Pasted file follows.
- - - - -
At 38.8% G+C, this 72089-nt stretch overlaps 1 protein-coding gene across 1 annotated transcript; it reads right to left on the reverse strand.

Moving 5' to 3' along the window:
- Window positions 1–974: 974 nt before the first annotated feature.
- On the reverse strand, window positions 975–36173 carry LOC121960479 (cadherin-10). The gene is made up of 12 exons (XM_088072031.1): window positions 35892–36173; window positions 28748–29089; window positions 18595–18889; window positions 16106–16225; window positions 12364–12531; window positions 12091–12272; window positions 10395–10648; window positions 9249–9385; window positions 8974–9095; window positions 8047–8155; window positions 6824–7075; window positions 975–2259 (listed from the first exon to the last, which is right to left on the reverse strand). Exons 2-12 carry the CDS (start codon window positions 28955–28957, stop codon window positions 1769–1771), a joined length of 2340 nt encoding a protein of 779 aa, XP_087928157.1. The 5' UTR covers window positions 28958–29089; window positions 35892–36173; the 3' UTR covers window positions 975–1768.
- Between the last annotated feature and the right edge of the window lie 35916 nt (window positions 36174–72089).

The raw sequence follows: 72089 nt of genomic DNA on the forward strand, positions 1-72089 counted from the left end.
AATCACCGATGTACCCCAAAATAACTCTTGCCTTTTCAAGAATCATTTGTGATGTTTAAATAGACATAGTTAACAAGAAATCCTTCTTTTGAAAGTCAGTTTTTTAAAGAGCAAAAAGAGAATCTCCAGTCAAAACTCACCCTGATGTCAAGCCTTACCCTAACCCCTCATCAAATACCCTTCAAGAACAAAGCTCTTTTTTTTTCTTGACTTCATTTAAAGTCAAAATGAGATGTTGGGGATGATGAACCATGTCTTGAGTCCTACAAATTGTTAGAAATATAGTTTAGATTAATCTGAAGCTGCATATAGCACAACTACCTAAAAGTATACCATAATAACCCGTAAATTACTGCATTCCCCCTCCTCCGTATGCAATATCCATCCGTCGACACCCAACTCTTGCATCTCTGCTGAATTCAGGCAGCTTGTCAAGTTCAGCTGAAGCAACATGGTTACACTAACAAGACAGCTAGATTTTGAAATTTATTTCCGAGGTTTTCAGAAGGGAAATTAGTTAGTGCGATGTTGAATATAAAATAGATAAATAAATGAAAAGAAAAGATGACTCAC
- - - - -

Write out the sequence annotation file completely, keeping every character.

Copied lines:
At 38.8% G+C, this 72089-nt stretch overlaps 1 protein-coding gene across 1 annotated transcript; it reads right to left on the reverse strand.

Moving 5' to 3' along the window:
- Window positions 1–974: 974 nt before the first annotated feature.
- On the reverse strand, window positions 975–36173 carry LOC121960479 (cadherin-10). The gene is made up of 12 exons (XM_088072031.1): window positions 35892–36173; window positions 28748–29089; window positions 18595–18889; window positions 16106–16225; window positions 12364–12531; window positions 12091–12272; window positions 10395–10648; window positions 9249–9385; window positions 8974–9095; window positions 8047–8155; window positions 6824–7075; window positions 975–2259 (listed from the first exon to the last, which is right to left on the reverse strand). Exons 2-12 carry the CDS (start codon window positions 28955–28957, stop codon window positions 1769–1771), a joined length of 2340 nt encoding a protein of 779 aa, XP_087928157.1. The 5' UTR covers window positions 28958–29089; window positions 35892–36173; the 3' UTR covers window positions 975–1768.
- Between the last annotated feature and the right edge of the window lie 35916 nt (window positions 36174–72089).

The raw sequence follows: 72089 nt of genomic DNA on the forward strand, positions 1-72089 counted from the left end.
AATCACCGATGTACCCCAAAATAACTCTTGCCTTTTCAAGAATCATTTGTGATGTTTAAATAGACATAGTTAACAAGAAATCCTTCTTTTGAAAGTCAGTTTTTTAAAGAGCAAAAAGAGAATCTCCAGTCAAAACTCACCCTGATGTCAAGCCTTACCCTAACCCCTCATCAAATACCCTTCAAGAACAAAGCTCTTTTTTTTTCTTGACTTCATTTAAAGTCAAAATGAGATGTTGGGGATGATGAACCATGTCTTGAGTCCTACAAATTGTTAGAAATATAGTTTAGATTAATCTGAAGCTGCATATAGCACAACTACCTAAAAGTATACCATAATAACCCGTAAATTACTGCATTCCCCCTCCTCCGTATGCAATATCCATCCGTCGACACCCAACTCTTGCATCTCTGCTGAATTCAGGCAGCTTGTCAAGTTCAGCTGAAGCAACATGGTTACACTAACAAGACAGCTAGATTTTGAAATTTATTTCCGAGGTTTTCAGAAGGGAAATTAGTTAGTGCGATGTTGAATATAAAATAGATAAATAAATGAAAAGAAAAGATGACTCAC